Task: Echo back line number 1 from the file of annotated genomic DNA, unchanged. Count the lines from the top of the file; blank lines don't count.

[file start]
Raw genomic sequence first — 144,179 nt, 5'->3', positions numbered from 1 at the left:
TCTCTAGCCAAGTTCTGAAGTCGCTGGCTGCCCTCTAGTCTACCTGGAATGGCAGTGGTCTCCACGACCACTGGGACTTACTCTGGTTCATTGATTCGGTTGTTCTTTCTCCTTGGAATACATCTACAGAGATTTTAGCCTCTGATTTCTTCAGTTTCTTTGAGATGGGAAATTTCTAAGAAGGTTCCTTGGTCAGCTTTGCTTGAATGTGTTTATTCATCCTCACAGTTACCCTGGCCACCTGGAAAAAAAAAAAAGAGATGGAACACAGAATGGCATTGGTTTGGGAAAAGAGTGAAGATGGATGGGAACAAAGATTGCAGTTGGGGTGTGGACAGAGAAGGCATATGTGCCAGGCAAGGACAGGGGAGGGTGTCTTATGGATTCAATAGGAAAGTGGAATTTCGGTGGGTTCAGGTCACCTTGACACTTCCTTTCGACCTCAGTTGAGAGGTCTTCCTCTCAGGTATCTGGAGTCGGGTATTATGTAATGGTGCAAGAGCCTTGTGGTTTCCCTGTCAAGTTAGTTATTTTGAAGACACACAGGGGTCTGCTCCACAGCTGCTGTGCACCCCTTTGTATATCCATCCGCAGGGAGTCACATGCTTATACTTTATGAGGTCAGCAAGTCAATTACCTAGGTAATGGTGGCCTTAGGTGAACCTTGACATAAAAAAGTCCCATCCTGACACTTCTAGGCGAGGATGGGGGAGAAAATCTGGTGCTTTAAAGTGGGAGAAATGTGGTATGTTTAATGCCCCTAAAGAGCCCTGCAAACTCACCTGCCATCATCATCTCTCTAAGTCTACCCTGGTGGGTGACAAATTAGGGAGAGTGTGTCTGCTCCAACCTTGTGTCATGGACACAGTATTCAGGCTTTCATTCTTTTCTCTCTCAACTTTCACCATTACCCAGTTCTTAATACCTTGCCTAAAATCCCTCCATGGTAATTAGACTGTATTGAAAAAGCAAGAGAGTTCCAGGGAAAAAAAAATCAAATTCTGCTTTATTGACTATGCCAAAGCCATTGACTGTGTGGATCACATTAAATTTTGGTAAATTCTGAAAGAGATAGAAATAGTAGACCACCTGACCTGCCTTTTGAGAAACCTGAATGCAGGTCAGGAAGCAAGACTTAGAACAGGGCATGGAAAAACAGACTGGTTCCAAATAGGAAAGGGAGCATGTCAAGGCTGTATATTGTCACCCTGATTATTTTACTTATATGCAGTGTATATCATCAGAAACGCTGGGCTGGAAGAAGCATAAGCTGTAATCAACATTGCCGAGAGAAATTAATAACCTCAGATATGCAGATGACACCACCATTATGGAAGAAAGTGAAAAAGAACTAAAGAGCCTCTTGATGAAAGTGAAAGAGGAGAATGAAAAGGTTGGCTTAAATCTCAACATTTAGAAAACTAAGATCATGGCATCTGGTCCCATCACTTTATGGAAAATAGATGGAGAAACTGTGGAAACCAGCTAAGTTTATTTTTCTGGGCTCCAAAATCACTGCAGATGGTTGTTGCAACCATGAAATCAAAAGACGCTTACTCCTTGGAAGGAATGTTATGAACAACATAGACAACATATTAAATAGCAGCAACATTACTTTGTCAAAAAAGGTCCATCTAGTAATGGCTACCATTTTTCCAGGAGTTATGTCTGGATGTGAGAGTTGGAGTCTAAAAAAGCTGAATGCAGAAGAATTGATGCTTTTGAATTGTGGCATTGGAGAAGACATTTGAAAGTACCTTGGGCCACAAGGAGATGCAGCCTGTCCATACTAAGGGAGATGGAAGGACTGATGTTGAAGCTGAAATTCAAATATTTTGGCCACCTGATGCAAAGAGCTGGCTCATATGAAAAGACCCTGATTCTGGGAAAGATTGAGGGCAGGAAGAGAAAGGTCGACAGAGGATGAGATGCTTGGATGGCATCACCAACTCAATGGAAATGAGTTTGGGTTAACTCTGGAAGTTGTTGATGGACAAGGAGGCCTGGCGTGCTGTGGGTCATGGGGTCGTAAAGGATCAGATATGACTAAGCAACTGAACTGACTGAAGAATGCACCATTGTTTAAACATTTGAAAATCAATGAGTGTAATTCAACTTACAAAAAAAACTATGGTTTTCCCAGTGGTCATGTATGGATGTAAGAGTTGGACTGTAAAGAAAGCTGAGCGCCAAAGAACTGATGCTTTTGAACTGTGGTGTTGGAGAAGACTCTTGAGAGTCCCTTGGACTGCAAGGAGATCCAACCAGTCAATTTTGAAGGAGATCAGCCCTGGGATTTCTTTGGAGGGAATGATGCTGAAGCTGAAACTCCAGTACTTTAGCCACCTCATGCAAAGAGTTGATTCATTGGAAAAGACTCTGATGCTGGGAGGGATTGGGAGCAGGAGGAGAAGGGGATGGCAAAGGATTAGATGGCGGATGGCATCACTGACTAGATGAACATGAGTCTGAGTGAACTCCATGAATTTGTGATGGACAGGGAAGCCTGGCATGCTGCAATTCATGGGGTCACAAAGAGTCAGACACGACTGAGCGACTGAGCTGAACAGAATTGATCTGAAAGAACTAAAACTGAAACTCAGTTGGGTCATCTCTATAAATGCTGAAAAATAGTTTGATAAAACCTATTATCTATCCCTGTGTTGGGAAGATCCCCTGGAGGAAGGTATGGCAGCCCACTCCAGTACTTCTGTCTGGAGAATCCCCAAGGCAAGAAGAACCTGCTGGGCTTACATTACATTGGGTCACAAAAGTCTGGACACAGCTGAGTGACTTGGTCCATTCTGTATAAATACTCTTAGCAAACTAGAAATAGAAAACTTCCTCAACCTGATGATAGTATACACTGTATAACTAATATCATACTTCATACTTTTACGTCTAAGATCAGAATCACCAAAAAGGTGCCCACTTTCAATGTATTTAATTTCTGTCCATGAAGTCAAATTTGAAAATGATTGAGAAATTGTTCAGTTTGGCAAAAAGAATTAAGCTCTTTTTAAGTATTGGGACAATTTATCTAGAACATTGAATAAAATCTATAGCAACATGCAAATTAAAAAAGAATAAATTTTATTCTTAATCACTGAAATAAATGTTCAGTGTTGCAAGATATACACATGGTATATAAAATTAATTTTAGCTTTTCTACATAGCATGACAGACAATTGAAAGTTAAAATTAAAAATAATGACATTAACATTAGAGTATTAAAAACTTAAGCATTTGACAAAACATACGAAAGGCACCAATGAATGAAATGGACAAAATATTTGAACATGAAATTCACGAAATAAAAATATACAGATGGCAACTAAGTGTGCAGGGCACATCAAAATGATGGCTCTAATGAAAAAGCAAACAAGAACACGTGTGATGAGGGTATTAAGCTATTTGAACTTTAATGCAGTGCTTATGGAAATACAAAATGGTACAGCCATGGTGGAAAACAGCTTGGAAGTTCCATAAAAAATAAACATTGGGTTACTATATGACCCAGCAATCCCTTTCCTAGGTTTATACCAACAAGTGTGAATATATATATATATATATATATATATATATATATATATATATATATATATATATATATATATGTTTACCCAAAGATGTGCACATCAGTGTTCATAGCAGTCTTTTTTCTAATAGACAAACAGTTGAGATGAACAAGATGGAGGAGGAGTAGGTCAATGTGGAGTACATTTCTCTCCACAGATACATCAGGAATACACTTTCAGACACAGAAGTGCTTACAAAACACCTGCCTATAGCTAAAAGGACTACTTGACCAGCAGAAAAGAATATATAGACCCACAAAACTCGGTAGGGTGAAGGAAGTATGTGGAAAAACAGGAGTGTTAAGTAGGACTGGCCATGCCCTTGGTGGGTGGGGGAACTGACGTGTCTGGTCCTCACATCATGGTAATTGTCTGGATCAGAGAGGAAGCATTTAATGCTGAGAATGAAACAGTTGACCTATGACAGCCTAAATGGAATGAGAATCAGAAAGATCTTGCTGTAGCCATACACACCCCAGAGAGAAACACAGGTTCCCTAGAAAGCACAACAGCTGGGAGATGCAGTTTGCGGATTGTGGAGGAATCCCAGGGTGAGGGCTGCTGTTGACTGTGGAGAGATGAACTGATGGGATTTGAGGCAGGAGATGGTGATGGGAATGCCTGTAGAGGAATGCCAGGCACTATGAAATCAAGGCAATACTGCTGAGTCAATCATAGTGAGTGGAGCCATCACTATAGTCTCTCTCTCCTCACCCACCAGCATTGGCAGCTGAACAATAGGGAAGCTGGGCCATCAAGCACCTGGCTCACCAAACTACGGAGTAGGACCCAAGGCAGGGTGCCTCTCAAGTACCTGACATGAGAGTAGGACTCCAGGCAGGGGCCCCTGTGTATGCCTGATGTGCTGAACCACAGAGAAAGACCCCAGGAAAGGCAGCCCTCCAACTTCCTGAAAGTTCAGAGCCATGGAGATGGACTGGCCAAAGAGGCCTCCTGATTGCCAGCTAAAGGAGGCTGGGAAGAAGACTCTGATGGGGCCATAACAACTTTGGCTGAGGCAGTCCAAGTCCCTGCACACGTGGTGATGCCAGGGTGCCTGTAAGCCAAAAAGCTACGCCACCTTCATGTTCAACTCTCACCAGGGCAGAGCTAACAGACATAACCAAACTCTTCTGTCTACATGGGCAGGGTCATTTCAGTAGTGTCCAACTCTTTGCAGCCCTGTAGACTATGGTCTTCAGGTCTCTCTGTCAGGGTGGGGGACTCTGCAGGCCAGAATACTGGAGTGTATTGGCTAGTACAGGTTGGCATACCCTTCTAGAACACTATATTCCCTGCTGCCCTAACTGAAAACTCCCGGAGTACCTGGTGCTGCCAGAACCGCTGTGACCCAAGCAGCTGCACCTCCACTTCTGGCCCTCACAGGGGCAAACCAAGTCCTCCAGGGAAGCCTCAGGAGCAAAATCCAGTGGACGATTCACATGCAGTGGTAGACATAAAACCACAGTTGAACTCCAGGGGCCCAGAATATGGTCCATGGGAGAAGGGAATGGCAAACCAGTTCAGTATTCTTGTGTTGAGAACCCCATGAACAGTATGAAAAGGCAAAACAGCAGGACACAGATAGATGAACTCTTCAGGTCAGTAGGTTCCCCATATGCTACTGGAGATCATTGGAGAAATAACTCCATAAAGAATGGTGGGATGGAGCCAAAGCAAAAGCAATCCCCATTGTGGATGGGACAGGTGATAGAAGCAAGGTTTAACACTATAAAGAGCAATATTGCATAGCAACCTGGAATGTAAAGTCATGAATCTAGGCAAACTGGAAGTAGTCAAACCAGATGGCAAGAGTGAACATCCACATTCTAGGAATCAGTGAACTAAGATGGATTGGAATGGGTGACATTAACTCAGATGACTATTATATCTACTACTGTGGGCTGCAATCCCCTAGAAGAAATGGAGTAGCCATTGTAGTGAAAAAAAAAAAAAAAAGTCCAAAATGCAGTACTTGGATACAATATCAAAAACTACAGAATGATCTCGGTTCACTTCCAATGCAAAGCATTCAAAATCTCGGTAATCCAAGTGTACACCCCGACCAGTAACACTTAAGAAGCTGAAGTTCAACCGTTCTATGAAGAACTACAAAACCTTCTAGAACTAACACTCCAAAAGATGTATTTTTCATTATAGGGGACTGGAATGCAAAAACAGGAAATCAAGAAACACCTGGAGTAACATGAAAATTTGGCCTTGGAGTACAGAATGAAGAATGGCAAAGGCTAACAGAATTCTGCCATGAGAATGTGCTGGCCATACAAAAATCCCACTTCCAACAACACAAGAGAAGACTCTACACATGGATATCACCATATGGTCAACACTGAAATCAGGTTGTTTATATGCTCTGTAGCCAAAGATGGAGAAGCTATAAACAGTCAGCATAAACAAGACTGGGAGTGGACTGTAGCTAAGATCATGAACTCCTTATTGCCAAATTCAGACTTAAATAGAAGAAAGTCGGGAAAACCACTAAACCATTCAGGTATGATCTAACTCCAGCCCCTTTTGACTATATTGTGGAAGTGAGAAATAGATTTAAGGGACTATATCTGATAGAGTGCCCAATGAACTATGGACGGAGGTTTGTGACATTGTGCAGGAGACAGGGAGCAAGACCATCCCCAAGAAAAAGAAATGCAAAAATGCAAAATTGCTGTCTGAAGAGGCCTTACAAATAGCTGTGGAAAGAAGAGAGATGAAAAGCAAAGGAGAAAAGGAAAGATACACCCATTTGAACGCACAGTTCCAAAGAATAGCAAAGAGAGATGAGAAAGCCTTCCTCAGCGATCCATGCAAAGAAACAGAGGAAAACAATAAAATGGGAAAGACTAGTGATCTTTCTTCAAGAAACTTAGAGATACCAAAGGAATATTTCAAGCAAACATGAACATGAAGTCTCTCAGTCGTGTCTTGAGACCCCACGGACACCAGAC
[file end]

Raw genomic sequence first — 144,179 nt, 5'->3', positions numbered from 1 at the left: